I am more comfortable with nano, but you could choose the editor of your choice. You edit the crontab file similar to any regular file as long as you follow the format

# ┌───────────── minute (0 - 59)

# │ ┌───────────── hour (0 - 23)

# │ │ ┌───────────── day of the month (1 - 31)

# │ │ │ ┌───────────── month (1 - 12)

# │ │ │ │ ┌───────────── day of the week (0 - 6) (Sunday to Saturday;

# │ │ │ │ │ 7 is also Sunday on some systems)

# │ │ │ │ │

# │ │ │ │ │

# * * * * * command_or_script

I mentioned that * means all possible values in the range, let’s see some other possible values. (All asterisks means the job runs every minute)

If you want to run a job every hour on the hour, you choose minute 0, i.e. beginning of the hour

0 * * * * /opt/myapp/checkstat.sh

By changing 0 to a different value, say 10, it would make the script run every hour at 10 minutes past the hour. This way you can allow for a previous cron job to complete (let’s say it runs on the hour) before you trigger the next step.

To run a daily job, at a particular time

15 1 * * * /opt/myapp/backup.sh

This script runs at 1:15 AM everyday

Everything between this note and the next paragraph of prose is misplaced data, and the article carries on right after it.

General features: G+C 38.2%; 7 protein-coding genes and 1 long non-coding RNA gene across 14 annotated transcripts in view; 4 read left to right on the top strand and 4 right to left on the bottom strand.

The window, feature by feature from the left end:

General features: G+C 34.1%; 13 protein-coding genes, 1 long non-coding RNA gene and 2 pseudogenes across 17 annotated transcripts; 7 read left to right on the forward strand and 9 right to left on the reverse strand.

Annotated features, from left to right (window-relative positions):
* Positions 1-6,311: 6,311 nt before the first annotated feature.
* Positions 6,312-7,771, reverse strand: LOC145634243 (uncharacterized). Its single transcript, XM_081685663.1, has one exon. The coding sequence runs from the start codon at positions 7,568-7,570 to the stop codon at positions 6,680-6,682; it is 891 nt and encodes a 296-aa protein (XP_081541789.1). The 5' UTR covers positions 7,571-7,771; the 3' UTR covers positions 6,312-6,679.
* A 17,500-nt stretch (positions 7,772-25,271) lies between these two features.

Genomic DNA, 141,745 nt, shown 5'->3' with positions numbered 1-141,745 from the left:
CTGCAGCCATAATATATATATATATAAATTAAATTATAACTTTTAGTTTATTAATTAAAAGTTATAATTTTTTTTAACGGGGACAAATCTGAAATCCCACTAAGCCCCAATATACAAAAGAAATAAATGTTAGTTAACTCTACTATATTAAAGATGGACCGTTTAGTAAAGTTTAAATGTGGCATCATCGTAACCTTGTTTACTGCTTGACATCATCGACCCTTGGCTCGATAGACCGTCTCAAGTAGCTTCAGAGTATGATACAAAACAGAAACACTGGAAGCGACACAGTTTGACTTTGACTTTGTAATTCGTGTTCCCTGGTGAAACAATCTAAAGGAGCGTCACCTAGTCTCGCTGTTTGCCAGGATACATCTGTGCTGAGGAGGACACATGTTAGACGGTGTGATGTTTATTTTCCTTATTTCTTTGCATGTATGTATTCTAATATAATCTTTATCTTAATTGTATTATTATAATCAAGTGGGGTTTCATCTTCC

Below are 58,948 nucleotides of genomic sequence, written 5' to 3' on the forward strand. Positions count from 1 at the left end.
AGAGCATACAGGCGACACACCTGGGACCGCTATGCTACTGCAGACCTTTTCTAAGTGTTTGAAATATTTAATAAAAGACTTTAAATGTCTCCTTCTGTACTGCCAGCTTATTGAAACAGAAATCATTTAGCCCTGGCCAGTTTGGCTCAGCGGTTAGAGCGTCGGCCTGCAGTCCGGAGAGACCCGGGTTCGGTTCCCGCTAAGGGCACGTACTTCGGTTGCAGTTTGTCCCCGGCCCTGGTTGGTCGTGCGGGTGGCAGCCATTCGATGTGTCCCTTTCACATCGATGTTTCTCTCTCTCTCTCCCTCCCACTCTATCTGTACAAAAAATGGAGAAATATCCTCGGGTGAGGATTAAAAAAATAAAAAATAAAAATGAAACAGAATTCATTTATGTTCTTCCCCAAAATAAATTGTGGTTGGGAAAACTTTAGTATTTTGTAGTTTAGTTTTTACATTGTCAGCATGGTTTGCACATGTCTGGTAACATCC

You can run jobs monthly by passing the day of the month in the third field.

0 0 5 * * /opt/myapp/sendemail.sh

In the above, we run the sendmail script on 5th of every month at midnight.

Another combination is to run a job only on a Sunday.

0 1 * * 0 /opt/myapp/updateinv.sh

This job runs only on a Sunday, and at 1 AM.

Now that you have a hang of how to use cron, I am going to add some more operators. Let’s start with a range. Say, we need to run a job three times every hour, once on the hour, again at 20 past and then at 40 past.

0,20,40 * * * * /opt/myapp/twentymin.sh

The next operator is the slash operator that divides the range into the number you specify. If you need a job to run every 5 mins, it will take you ages to compose 0,5,10,15 up until 55. It is easier to

*/12 * * * * /opt/myapp/fivemin.sh

The range 60 is split into 12 and cron executes the script accordingly.

Finally, the range operator specified by a hyphen (-). You want to run a job every minute for the first 10 minutes of the hour?

1-10 * * * * /opt/myapp/myscript.sh

You can combine this with the comma operator and specify multiple ranges

1-10,20-29 * * * * /opt/myapp/myscript.sh

If you wanted to run a command or script when the system reboots such as sending you an email that the system was rebooted, you can use the special keyword @reboot

@reboot /opt/myapp/restarted.sh

Once you added your rules and save the file, crontab automatically validates the rules and notifies you if any rules are invalid.

Upon a successful save, you can list the active rules by issuing

# crontab -l

Finally, if you want to clean out your cron table and start from a blank page, you can issue

# crontab -r

I hope this gives you a good introduction to setting up processes to execute based on a schedule. If not for any particular app, for running an rsync backup to an offsite location.